Corinth and Argos are two ancient Cities in Greece that figured well in the nation’s history as well as mythological accounts. Both cities are coastal areas and has sparked interest in many archaeological projects.

Corinth and Argos

Greek mythology offers two founders for the city of Corinth – Corinthos, descendant of the sun god Helios; and Ephyra, daughter of the titan (giant) Oceanus, who was honored in the ancient name of Corinth, Ephyra.

Corinth and ArgosCorinth was famous for its mythological Corinthian Kings, like Sysyphus who was later casted off to haul a rock boulder off a hill for eternity. Corinth was also the place for the tragedy of Medea and Jason, the famous Argonaut. The Corinthians were a prominent army force in the Trojan War under the leadership of King Agamemnon.

Argos, on the other hand, lies in the harbor of Nafplio and thus, emerged as a powerful naval force. Argos got its name from its mythological founder Argos, son of Zeus and Niobe, daughter of Phrygian King Tantalus. The fertile plains of Argolis, the name of the Argos region, enticed early Grecian settlements in the area.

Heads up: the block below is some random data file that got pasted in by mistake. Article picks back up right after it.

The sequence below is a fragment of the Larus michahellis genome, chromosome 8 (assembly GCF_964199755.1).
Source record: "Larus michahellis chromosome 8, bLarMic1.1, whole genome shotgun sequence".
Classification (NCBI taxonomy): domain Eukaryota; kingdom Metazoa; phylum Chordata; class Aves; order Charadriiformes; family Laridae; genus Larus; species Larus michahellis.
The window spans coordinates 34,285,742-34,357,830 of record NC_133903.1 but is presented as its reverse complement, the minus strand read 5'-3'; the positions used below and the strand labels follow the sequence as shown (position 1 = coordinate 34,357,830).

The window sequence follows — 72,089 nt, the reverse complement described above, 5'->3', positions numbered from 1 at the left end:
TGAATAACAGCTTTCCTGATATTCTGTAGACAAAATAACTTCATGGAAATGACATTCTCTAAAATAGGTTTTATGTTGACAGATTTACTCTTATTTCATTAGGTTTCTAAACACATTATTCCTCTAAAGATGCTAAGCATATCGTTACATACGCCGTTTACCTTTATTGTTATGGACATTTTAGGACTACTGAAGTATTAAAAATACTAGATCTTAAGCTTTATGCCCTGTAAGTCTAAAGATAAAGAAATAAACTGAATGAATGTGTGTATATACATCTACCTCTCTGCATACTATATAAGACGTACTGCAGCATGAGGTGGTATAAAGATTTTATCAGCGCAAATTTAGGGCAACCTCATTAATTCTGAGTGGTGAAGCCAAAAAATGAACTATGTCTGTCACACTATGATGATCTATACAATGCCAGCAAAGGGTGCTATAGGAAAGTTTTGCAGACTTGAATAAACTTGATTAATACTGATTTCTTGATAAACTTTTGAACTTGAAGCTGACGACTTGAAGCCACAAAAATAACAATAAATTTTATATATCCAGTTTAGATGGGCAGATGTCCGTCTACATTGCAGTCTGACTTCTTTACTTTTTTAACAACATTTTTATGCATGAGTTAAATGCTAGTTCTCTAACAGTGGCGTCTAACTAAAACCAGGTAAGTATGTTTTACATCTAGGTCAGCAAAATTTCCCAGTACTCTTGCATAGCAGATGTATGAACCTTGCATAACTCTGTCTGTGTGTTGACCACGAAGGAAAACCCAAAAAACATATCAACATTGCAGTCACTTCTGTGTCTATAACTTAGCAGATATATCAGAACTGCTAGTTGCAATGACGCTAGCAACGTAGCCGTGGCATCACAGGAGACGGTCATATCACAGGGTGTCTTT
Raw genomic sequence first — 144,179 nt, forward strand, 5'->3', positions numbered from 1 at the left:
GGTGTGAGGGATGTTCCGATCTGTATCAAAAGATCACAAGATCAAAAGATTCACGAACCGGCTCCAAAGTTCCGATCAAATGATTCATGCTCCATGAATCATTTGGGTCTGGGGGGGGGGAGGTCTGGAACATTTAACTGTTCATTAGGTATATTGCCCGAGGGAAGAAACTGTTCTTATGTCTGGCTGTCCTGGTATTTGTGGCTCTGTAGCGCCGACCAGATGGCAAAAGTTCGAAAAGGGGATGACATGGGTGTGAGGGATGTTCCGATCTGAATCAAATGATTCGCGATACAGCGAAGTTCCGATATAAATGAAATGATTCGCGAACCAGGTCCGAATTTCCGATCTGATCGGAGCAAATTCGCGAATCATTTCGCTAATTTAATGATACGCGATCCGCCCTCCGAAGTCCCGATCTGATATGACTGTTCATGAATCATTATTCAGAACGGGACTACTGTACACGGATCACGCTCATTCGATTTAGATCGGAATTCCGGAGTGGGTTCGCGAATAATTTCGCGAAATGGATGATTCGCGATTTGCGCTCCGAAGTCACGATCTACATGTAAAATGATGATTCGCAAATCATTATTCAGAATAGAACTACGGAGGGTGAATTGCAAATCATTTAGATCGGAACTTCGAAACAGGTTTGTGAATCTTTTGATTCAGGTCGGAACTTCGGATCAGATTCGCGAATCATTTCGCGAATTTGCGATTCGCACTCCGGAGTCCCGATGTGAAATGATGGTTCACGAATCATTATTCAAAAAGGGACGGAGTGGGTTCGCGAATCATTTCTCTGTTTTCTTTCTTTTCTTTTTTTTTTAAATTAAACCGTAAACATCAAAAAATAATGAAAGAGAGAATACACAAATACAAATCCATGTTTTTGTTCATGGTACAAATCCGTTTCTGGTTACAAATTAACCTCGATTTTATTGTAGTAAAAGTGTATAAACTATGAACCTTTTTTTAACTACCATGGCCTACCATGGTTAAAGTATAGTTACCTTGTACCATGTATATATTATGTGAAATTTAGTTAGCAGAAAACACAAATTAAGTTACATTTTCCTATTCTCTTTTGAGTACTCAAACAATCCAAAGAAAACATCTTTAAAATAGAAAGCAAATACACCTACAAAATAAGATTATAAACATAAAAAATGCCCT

Despite being a major stronghold with land and water forces, Argos tried to stay neutral in the conflicts between other Grecian cities, like Sparta versus Athens, and even refused to support Greece in the Greco-Persian War. Eventually, the city of Sparta overcame Argos in terms of military force.

Corinth and Argos

Today, Corinth, and Argos as well, play an important part in fueling the economy of Greece. Corinth is the capital of the Corinthia prefecture and the Port of Corinth is an important international trade hub in Europe. Meanwhile, Argos is the seat of the entire Argos province, and is a prime agricultural territory of Greece as well as a famous tourist destination.